It is often reported that the UK has a talent crisis and those in the younger age bracket are particularly affected.
Young people want to showcase their talent, expand their knowledge, and make a living whilst doing so.
In research conducted by Avado, we found that in the next three months a staggering 12 million plus people are expected to leave their jobs and 54 per cent of these people are 16- to 24-year-olds.
Our career paths are often determined by the route taken immediately after leaving school.
Certain job opportunities strongly favour those with a university education, with many post-education work schemes favouring graduates. If you don’t have a university degree of a 2:1 or higher, then the likelihood of being considered for graduate schemes becomes far more challenging, creating an inaccessible career path for many.
Despite there being a diverse spectrum of ways for young people to enter the workplace through employer and government funded skills programmes, the communication of them in schools and public service marketing campaigns, is failing to cut through.
But this need not be the case. Organisations can invest in promoting and facilitating a broader range of work-ready programmes, particularly apprenticeships. The benefits are about improving productivity and business growth.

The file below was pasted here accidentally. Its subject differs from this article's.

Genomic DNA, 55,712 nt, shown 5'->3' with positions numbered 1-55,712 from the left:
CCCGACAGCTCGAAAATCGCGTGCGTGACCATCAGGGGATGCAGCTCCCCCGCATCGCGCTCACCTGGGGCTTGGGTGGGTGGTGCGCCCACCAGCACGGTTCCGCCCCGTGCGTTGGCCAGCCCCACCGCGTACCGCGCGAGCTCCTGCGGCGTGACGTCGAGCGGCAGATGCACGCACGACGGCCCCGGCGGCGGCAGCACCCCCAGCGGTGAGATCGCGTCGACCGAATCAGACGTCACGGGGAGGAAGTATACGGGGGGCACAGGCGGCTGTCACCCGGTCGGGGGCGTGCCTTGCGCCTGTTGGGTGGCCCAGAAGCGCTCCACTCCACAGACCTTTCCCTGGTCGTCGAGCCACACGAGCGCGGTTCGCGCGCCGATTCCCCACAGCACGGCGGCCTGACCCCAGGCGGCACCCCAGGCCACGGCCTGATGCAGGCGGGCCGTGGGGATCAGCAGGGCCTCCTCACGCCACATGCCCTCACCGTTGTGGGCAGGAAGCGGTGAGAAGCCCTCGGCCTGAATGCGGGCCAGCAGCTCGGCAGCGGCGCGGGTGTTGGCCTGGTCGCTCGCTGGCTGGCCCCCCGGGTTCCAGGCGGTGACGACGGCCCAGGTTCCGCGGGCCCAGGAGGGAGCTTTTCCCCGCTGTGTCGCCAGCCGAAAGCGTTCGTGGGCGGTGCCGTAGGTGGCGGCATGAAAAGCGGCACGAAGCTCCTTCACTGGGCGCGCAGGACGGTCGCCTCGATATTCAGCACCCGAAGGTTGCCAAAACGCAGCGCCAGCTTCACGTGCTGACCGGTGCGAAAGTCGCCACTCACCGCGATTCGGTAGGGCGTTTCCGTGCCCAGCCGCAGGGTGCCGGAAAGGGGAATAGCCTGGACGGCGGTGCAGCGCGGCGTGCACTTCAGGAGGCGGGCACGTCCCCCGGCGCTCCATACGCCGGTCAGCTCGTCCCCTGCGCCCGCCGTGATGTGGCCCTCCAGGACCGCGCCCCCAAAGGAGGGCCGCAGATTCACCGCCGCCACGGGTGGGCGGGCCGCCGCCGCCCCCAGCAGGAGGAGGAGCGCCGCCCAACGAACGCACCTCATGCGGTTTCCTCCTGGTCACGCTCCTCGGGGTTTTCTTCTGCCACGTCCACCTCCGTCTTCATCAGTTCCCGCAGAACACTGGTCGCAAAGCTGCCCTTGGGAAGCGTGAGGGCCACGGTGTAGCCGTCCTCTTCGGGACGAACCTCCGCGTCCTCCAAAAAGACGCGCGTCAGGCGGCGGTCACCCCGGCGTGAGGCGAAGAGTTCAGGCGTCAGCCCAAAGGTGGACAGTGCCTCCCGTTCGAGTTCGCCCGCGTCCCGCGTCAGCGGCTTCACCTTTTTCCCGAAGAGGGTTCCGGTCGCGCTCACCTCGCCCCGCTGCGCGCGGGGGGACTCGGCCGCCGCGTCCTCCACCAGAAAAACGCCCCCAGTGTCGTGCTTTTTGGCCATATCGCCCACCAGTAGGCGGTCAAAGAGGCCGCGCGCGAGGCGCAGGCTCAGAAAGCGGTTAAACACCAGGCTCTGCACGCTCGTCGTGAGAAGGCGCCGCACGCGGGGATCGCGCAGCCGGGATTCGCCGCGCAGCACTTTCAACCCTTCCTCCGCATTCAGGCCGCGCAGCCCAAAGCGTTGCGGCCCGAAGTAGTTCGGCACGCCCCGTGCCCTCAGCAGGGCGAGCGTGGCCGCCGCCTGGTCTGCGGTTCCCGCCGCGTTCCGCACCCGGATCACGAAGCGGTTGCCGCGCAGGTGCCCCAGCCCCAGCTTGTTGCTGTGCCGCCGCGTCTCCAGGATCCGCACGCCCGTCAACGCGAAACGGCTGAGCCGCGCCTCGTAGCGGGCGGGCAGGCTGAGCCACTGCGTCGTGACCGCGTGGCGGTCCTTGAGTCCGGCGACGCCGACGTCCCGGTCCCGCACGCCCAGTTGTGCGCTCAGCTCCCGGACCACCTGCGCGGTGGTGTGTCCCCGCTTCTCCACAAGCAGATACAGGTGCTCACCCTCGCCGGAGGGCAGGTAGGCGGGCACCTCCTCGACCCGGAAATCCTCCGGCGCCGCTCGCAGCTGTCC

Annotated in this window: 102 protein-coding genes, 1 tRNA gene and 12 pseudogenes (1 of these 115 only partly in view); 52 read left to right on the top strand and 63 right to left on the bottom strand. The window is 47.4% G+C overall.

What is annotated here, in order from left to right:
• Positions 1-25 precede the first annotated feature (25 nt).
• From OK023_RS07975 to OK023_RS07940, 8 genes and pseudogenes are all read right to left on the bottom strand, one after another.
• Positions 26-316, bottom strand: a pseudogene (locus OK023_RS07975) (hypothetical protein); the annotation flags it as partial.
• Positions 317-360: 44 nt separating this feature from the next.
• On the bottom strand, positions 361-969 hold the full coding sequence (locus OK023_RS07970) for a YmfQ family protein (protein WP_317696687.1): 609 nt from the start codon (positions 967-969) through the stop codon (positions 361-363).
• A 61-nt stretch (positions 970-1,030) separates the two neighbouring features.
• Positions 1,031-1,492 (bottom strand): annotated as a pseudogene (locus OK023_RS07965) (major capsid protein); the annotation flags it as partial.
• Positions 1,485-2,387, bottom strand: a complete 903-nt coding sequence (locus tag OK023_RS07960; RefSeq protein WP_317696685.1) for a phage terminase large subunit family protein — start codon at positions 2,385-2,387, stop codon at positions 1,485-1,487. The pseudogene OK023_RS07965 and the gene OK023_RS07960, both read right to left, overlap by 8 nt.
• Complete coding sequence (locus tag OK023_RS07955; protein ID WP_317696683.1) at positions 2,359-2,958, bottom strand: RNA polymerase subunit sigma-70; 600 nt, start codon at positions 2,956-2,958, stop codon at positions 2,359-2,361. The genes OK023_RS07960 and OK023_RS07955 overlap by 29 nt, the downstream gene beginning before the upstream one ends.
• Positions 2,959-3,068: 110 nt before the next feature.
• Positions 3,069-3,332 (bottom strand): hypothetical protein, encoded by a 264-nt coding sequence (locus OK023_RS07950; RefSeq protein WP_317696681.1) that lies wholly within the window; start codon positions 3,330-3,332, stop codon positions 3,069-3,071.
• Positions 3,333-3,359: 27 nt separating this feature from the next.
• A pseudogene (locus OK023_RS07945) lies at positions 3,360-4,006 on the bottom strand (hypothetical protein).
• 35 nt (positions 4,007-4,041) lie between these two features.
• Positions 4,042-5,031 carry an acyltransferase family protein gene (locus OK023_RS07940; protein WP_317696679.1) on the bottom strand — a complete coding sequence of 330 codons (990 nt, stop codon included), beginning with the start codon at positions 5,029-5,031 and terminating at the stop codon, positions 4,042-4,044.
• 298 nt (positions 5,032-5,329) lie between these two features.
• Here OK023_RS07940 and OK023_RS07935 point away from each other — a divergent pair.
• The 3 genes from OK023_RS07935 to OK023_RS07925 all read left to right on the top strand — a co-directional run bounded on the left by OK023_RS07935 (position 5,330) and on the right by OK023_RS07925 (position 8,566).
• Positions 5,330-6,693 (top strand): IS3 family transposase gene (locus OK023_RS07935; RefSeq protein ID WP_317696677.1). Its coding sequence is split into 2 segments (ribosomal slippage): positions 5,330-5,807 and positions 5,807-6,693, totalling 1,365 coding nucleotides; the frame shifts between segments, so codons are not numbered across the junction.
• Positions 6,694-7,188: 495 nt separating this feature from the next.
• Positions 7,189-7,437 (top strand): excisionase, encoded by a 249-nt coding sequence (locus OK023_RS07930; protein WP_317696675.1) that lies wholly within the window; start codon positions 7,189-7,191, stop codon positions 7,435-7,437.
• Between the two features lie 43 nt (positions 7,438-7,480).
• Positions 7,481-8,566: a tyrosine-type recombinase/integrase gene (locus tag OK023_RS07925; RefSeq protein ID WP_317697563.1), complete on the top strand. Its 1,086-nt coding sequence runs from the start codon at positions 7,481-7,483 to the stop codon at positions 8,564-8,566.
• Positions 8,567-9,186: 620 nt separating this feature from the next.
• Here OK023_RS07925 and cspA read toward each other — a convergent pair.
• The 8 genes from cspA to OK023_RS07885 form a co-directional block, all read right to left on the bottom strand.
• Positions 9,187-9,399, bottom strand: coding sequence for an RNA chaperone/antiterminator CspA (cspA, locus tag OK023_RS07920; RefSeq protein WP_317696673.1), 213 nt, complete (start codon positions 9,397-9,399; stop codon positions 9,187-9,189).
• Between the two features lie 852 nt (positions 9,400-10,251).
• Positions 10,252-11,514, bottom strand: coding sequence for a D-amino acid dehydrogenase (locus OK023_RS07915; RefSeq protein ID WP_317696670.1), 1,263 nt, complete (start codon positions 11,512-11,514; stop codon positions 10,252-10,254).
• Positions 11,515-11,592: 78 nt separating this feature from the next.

Our research has found that 26 per cent of 16 to 24-year-olds said they would resign from their current jobs to gain more future-oriented skills, which organisations in this country desperately need to grow at scale. Creating equal and inclusive career pathways will also unveil a more diverse range of talent, which is currently being missed by some organisations.
The obsession with favouring new graduates often stems from the idea of ‘oven-ready’ talent, which is highly unrealistic in today’s workplace.
Too often, we’re hearing about a disconnect between the skills needed by industry and those gained through the university experience, which impacts both the graduate and their employer.
We have partnered with institutions like the University of Buckingham to collaborate using elements of their post-graduate programmes to originate degree apprenticeships. These types of programmes bring the best of both worlds – higher education off-the-job qualifications, alongside the ability to deploy learning in a working environment to the benefit of both employee and employer.
This is where apprenticeships solve the puzzle. The investment made by organisations through these schemes is adding value to all parties and helping close the skills gap.
By upskilling those already in jobs, or those who have not found their path through the narrow furrow of formal education, provides opportunities to fuel ambition and build skills.
Apprenticeships also offer equal opportunities to learn without the high financial investment that comes with a university education.
Adopting a more inclusive learning approach will allow the UK economy to adapt and grow. Continually upskilling the workforce of today with a modern approach not only prevents a “talent shortage” but offers innovation and excitement that will only breed economic success.
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